Since 2011, Connecticut has bonded nearly $1.8 billion for economic development, but the effort has produced little effect on the state’s economy. During the seven year period from 2011 through 2017, Connecticut’s gross domestic product declined 1.6 percent when adjusted for inflation, according to figures from the Bureau of Economic Analysis.
Marc E. Fitch
Don Shubert, head of the Connecticut Construction Industries Association, and Mary Tomolonius, executive director for the Connecticut Association for Community Transportation, implored supporters and members to attend tomorrow’s Bond Commission meeting in support of transportation funding and Gov. Dannel Malloy’s $10 million tolling study. An email from Tomolonius dated July ...
Connecticut’s new Pension Sustainability Commission held a press conference today in the Legislative Office Building to announce its mission: to consider transferring state assets to Connecticut's pension funds to help reduce the state's unfunded liabilities.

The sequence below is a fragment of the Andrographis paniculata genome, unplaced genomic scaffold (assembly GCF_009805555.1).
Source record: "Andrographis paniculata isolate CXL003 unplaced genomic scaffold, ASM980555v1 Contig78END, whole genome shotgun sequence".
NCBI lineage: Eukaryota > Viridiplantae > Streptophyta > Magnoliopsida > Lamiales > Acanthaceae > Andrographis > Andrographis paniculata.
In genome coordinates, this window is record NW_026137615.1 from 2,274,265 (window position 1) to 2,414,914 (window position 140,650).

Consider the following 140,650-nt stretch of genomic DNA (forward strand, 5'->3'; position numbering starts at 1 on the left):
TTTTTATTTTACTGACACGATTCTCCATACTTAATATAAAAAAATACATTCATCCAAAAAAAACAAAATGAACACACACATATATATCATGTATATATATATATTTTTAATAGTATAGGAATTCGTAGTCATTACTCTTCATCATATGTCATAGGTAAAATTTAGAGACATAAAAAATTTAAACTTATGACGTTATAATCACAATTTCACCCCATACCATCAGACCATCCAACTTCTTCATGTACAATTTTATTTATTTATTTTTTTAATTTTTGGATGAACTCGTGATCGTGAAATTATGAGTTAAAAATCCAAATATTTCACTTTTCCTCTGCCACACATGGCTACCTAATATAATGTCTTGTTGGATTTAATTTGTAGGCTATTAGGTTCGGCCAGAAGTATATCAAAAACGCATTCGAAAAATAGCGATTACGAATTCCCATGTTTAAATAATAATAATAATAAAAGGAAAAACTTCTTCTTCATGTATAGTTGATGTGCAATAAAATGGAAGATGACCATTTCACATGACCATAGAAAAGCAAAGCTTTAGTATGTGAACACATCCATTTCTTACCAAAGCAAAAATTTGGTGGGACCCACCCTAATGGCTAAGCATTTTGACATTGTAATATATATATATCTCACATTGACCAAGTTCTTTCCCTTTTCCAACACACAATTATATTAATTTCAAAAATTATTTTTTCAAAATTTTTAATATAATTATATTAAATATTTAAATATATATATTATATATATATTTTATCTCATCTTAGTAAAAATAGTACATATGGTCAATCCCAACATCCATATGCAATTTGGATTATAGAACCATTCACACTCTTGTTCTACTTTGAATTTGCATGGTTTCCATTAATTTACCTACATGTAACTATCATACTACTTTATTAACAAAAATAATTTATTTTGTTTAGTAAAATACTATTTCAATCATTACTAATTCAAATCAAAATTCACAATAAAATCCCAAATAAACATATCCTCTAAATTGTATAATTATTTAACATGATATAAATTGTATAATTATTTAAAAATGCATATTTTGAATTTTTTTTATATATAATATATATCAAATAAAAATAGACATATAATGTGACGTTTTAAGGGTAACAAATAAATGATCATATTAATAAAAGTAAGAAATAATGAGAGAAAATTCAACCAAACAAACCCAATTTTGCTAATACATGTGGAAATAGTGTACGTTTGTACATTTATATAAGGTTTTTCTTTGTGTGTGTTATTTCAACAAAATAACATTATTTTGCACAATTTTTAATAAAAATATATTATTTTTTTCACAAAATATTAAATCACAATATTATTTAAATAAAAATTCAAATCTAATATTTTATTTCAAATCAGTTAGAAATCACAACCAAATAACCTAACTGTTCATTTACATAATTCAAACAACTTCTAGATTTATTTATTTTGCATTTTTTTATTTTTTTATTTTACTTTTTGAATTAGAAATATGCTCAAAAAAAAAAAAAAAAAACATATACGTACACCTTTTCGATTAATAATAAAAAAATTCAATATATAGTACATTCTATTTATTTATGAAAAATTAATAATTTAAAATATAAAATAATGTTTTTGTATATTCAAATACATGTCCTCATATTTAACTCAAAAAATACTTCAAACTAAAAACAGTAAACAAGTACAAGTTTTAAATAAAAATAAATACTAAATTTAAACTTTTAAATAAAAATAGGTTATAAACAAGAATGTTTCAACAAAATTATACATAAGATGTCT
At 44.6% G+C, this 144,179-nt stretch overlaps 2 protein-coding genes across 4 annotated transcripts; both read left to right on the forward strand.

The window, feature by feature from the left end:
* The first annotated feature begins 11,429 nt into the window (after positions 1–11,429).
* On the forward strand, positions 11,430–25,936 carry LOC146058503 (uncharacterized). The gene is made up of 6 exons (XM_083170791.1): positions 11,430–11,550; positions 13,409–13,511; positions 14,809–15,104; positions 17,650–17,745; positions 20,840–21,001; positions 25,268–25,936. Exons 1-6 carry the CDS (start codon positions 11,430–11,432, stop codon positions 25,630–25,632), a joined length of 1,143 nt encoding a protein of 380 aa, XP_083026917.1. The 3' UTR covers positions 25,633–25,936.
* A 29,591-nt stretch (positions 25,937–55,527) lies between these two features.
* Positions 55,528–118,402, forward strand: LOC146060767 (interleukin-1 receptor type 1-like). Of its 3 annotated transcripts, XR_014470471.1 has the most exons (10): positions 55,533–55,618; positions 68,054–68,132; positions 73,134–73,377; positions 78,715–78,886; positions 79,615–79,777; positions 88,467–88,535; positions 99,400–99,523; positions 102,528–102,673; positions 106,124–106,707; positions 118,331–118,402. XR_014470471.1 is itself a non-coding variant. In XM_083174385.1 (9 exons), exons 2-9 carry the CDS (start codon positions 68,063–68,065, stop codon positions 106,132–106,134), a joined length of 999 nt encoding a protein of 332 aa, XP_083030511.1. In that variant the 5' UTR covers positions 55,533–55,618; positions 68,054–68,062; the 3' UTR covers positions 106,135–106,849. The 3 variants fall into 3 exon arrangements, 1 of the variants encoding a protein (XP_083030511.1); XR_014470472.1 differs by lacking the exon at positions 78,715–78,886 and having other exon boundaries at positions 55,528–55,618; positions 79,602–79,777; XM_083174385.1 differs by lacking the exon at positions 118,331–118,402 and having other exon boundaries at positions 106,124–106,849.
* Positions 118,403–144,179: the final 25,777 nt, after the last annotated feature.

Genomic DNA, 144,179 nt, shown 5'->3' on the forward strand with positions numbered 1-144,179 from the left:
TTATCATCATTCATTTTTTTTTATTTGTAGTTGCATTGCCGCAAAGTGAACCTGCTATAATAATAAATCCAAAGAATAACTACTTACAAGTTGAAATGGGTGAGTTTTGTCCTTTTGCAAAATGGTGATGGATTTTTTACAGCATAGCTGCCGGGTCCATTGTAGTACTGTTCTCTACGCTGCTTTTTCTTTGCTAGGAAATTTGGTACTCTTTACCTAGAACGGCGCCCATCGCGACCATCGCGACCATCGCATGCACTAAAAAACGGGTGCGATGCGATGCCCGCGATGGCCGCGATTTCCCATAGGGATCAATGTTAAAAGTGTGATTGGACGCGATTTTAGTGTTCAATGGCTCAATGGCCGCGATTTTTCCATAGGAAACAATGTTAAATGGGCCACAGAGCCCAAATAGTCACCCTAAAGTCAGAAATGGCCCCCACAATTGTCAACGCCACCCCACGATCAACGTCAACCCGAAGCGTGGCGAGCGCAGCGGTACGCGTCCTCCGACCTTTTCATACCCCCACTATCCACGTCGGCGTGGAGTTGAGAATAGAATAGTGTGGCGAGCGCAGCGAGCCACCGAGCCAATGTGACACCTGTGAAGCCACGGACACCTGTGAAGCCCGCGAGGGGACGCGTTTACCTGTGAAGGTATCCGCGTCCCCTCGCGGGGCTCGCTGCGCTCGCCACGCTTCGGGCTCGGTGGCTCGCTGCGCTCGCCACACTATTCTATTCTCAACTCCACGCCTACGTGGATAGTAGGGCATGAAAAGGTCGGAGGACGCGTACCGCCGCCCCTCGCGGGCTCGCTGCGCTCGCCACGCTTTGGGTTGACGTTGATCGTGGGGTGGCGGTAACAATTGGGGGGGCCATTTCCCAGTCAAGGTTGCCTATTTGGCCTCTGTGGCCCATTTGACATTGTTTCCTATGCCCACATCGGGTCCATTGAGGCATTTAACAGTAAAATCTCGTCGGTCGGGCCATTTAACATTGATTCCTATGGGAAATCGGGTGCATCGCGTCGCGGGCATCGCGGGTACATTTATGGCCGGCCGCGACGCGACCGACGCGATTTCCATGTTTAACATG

Public Transportation and Fringe Benefit Costs Grow Much Faster than Connecticut Transportation Revenue
Connecticut's transportation funding problems have been blamed on increasing debt costs, but a look at the history of transportation spending in Connecticut shows that, when adjusted for inflation, the biggest cost increases have been for public transportation and fringe benefits for employees.